- HB 376: Subdivision Improvement Guarantee Changes (“An Act to Make Changes to the General Statutes Related to Subdivision Improvement Guarantees”) was filed on March 15, 2017, by Rep. Cody Henson (Henderson, Polk, Transylvania) and Rep. Chuck McGrady (Henderson). HB 376 passed the House and was forwarded to the Senate, where it is now in the Committee on Rules and Operations of the Senate. The full bill can be found at http://www.ncleg.net/gascripts/BillLookUp/BillLookUp.pl?Session=2017&BillID=H376
- HB 349: Currituck-Developer Funds for Road Constr. (“An Act to Allow Currituck County to Use Developer Funds for the Construction of Roads to Allow for Interconnectivity of Subdivision Streets and Roads was filed on March 14, 2017, by Rep. Bob Steinurg (Camden, Chowan, Currituck, Pasqyuotank, Perquimans, Tyrell). HB 349passed the House and was forwarded to the Senate, where it is now in the Committee on Rules and Operations of the Senate. The bill has been calendared for hearing this week. The full bill can be found at at http://www.ncleg.net/gascripts/BillLookUp/BillLookUp.pl?Session=2017&BillID=H349
Community Association Bills Likely Not Subject to Crossover Deadline (Could Possibly Still Be Considered in 2017 or 2018):
(1) House Bill 865: Community Association Property Management Act was filed April 20, 2017 by Rep. Jonathan Jordan (Ashe, Watauga), Rep. John Blust (Guilford), and Rep. Rodney Moore (Mecklenburg). HB 865 was referred to the Committee on Judiciary I and provides that:
- beginning October 1, 2017, all community association managers must have an NC real estate broker license
- association community managers would not be permitted to exercise control over (a) the reserves or investment accounts of an association, or (b) an operating account of an association, unless control of the account is allowed under a contract approved by the association board and duplicate financial statements are sent by the financial institution to the community manager and the association’s board at separate addresses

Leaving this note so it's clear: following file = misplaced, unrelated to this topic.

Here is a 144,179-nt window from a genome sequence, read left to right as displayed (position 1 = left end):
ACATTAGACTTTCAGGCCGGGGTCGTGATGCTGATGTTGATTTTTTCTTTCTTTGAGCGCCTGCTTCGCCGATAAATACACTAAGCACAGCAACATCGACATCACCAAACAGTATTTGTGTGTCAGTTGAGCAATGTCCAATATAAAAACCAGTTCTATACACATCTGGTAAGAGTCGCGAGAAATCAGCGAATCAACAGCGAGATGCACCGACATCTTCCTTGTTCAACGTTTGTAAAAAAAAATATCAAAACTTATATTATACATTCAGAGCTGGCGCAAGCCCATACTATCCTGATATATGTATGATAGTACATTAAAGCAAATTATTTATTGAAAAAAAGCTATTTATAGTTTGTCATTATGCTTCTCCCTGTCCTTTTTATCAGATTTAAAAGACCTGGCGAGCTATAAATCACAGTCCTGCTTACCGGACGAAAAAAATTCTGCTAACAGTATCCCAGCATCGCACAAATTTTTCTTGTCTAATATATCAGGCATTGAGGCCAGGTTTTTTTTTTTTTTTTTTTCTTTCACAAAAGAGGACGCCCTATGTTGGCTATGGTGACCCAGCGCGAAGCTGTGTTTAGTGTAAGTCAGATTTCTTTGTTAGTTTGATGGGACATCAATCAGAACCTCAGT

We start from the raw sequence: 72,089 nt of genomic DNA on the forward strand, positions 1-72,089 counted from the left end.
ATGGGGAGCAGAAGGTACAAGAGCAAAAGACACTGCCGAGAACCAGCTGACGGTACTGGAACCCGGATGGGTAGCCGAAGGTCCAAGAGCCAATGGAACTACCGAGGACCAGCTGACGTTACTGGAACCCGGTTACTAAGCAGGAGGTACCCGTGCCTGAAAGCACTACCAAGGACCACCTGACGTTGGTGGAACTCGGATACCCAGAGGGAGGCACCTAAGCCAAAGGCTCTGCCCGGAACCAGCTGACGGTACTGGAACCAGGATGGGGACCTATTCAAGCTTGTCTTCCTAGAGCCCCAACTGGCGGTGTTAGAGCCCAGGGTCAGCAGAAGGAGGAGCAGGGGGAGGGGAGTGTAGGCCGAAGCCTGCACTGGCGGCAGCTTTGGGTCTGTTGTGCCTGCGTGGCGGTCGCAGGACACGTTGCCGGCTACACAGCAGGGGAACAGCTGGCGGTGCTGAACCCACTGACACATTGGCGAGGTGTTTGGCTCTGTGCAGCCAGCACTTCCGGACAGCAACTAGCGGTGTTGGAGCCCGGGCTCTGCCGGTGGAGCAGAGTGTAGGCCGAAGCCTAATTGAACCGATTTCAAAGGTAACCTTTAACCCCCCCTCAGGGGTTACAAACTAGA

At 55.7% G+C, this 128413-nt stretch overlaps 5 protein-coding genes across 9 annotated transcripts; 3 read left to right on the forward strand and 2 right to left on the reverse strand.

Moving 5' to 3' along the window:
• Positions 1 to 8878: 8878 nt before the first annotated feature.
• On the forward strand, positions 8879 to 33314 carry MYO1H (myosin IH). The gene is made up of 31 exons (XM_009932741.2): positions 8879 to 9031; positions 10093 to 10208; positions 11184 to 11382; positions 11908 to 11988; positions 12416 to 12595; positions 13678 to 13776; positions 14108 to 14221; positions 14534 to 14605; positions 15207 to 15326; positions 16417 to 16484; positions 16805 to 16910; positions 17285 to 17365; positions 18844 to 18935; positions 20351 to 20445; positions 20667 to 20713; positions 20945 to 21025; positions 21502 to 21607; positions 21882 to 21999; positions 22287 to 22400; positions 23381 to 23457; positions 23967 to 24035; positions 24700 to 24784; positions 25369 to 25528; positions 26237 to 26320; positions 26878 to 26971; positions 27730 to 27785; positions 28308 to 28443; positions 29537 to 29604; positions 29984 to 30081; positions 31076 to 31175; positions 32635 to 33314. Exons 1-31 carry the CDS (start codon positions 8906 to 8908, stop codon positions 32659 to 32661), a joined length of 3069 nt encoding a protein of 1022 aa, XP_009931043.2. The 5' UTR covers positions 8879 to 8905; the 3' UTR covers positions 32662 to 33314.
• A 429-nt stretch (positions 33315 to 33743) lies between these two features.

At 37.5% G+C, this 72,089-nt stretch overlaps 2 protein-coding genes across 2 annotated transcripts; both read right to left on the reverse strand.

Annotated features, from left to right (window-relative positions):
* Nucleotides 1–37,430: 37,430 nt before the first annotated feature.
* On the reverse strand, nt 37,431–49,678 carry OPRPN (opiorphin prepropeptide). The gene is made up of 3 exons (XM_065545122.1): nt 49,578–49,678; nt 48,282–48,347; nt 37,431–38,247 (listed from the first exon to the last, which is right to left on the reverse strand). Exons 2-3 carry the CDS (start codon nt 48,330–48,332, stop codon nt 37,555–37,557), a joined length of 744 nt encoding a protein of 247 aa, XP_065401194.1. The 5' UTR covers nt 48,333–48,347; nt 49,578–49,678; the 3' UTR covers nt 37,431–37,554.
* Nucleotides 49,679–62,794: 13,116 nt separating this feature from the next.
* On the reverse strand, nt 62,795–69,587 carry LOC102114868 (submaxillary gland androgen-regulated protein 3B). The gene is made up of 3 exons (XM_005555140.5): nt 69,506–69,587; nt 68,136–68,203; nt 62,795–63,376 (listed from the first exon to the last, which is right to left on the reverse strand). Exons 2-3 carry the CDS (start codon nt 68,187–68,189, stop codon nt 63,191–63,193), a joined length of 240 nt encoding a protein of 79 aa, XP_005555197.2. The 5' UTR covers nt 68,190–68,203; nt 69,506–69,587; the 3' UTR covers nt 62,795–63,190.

- community managers would have to be covered by a fidelity bond or insurance policy of at least $20,000
- community association contracts could not be longer than one year and must be cancellable at any time with 60 days’ notice
- all community associations must register annually with the NC Real Estate Commission by paying $100 and providing certain information, including the name of the community manager and the names and addresses of all board members
- all board members, within 60 days of election, would have to complete a minimum of 4 hours of education on the laws related to community associations provided by the Real Estate Commission at a cost of $75 per board member. Board members not completing such education must resign or risk a violation hearing, $100 violation fine, and a continuing fine of $100 per day while in violation
- the existing “Real Estate Education and Recovery Fund” would be expanded to include community associations if the monetary loss was caused by a real estate broker “acting as a community association property manager”
The full bill can be found at http://www.ncleg.net/gascripts/BillLookUp/BillLookUp.pl?Session=2017&BillID=H865
(2) SB 114: Annual Report Modernization was filed on February 21, 2017 by Sen Andy Wells (Alexander, Catawba), Sen. Jeff Tarte (Mecklenburg), and Sen. Ronald Rabin (Harnett, Johnston, Lee). While the bill has seen significant activity, it is currently in the Senate Committee on Finance and Insurance. SB 114 would make numerous changes to the laws governing submission of annual reports by business entities, including nonprofit corporations, to the NC Secretary of State. The changes are so varied and so many that, if this interests you, it may be best to review the bill in full at http://www.ncleg.net/gascripts/BillLookUp/BillLookUp.pl?Session=2017&BillID=S114
The next two weeks will likely be a whirlwind of legislative activity. The General Assembly is finishing up the state budget and then likely will rapidly consider many bills on numerous topics before ending for the year. Any of the above bills could also be considered in the 2018 legislative session.
If you have specific questions on any bill, feel free to contact me or another attorney at our firm. If there are developments on any of these legislative proposals, additional information will be posted.
Jim Slaughter serves on the North Carolina Chapter Board of the
Community Associations Institute and served as 2014 national
President of CAI’s College of Community Association Lawyers.